“Yes,” said Ayana, nodding furiously. She wasn’t sure why Tobias hadn’t melted them into the snow yet, but she was following his plan nonetheless. “We’re very sorry for trespassing on your laws.”
“Where are you from, woman?” asked Bakur.
“Yokendale,” she answered. Bakur reached out, swiftly, forcefully, and pulled Ayana’s headwrap down.
“No,” he said. “You are one of us. The khan will want to deal with you personally.” He flipped the spear around and smacked Ayana across the face with the blunt end, driving her teeth into her cheek. She collapsed into the snow, blood sputtering from her mouth. “Take the alchemicals, chain them up, and let’s keep moving.” Bakur’s men did as they were told, and after three weeks of travel from Tobias’ cave in the heart of the Hoarfrost Territory, they were being carted back towards the capital. And the wizard hadn’t even argued.
The prisoners huddled to the opposite side of the cart. They stared at Tobias and Ayana as if the devil was in their midst, because even the criminals knew not to mess with wizardry, or a woman. The only light in the cart was what peered in through the tiny barred windows on either side. It was warmer at least, with so many bodies squeezed into a tight space. The unsteady ground beneath wobbled them into one another.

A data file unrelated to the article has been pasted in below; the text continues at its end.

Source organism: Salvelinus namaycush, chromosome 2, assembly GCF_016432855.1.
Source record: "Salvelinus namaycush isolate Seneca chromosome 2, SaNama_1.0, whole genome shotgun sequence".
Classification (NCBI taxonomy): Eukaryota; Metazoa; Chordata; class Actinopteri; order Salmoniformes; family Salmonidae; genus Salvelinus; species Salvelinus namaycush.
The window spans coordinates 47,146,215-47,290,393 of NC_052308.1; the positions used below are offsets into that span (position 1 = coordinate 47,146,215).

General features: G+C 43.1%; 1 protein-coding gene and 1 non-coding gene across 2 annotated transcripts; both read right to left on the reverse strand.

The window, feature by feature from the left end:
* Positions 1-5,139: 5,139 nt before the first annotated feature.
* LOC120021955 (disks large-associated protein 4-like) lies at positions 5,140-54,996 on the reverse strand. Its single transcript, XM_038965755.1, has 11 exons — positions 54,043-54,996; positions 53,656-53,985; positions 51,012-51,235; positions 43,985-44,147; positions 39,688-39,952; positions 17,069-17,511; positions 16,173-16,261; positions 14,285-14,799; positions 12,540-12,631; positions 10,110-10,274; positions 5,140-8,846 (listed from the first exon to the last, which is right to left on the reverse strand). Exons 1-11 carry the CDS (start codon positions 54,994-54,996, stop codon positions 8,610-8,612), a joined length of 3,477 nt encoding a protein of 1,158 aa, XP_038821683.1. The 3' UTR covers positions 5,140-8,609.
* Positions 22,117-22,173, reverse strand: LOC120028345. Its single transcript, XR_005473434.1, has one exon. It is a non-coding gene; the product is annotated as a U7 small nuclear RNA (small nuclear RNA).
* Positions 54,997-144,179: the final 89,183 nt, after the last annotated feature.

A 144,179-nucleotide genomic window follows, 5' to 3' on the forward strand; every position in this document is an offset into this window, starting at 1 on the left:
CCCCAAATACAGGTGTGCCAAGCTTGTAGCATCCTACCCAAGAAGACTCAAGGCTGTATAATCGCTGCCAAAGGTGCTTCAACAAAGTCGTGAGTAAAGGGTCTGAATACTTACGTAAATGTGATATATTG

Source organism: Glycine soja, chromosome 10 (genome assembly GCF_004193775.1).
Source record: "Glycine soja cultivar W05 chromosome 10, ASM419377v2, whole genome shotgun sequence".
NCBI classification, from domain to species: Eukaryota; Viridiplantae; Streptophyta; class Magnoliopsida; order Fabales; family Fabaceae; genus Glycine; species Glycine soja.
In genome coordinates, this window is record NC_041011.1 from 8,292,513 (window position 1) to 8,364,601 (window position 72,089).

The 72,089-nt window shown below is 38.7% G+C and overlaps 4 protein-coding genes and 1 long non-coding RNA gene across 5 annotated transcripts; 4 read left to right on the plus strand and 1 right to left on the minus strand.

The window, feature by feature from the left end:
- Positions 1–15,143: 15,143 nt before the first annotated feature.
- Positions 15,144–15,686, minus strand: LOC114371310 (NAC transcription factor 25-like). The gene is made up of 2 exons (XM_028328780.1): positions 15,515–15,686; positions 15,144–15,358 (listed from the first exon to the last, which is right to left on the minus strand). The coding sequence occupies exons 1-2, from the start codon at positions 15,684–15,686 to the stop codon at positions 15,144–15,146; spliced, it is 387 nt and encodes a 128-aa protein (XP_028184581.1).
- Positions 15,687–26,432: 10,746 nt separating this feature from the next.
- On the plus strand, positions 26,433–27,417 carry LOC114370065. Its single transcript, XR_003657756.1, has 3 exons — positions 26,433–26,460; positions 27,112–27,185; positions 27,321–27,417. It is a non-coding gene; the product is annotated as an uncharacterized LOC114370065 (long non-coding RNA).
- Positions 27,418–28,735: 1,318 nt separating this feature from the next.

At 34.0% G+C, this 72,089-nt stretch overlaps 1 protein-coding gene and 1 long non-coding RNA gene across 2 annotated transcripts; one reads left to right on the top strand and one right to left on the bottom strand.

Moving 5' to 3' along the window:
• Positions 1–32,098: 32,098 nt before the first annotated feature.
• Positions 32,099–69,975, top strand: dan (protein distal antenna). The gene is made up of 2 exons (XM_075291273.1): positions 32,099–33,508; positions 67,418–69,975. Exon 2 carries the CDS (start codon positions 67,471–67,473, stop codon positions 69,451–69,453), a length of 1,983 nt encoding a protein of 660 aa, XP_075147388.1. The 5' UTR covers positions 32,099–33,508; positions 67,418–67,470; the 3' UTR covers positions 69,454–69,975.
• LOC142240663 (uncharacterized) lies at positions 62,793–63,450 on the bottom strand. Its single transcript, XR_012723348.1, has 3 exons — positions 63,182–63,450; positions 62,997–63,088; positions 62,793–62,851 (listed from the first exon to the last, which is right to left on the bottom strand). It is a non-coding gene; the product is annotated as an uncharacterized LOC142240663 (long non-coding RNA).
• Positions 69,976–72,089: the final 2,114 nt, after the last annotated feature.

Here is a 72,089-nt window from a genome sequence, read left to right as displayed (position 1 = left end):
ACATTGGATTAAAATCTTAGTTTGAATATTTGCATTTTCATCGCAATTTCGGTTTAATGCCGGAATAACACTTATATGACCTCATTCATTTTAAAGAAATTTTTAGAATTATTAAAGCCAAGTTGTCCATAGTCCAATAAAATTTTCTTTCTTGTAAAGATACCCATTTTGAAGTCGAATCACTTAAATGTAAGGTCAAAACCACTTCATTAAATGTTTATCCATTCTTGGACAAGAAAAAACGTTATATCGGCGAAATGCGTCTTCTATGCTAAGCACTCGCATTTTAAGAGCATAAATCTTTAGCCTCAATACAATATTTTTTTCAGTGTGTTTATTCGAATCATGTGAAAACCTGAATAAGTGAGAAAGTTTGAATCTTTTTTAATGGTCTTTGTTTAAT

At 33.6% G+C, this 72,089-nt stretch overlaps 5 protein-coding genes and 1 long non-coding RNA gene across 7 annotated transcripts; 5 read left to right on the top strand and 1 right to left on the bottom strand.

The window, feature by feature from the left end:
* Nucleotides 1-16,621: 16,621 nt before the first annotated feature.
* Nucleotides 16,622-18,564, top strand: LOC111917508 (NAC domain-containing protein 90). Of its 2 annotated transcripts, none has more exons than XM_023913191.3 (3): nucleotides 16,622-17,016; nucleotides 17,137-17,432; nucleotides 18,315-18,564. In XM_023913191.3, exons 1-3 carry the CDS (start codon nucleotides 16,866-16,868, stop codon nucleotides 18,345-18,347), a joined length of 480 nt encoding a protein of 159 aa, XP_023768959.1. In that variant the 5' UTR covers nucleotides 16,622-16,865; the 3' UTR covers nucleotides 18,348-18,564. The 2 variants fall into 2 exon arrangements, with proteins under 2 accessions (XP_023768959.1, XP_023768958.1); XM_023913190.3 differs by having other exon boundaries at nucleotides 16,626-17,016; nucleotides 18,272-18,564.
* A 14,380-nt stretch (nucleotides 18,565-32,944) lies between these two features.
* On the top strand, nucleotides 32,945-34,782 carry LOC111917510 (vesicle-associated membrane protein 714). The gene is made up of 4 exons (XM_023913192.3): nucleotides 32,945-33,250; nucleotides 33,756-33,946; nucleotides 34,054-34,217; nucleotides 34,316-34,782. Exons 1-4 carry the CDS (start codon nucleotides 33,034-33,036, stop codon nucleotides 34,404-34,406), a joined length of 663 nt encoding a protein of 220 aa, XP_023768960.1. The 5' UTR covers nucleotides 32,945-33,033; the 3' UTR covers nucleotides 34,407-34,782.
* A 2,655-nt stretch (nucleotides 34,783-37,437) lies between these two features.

“Why didn’t you fight?” Ayana hissed her words out, low and sharp.
“I don’t use my curse to harm other people. Not anymore.” Tobias didn’t look at her, didn’t spare even a glance. For a moment she thought she saw pain in his eyes.
“Freedom was a day away. A day.” Ayana turned away from him. While only a few weeks ago they had been total strangers, they were nearly friends now. Or they were, before Tobias betrayed her.
“Freedom isn’t what you think it is, Ayana,” said Tobias. His voice softened, tinged with something like kindness, or sorrow, or guilt. Ayana didn’t respond. The prisoners watched them closely, listened closely. “Your khan doesn’t allow women to live as they should. I understand that.”
“When I was a young, the lord of Yokendale sent his hunters, the Taxers, to scour the country for my kind,” said Tobias, taking an uneasy breath. “Those wizards who were found were slaughtered outright. We were lynched because of this curse you see as a gift, this thing wizards are born with. We don’t learn it, or earn it, and most of us don’t deserve it. But nonetheless, unrelenting power rests below my skin. And I’m hated for it.”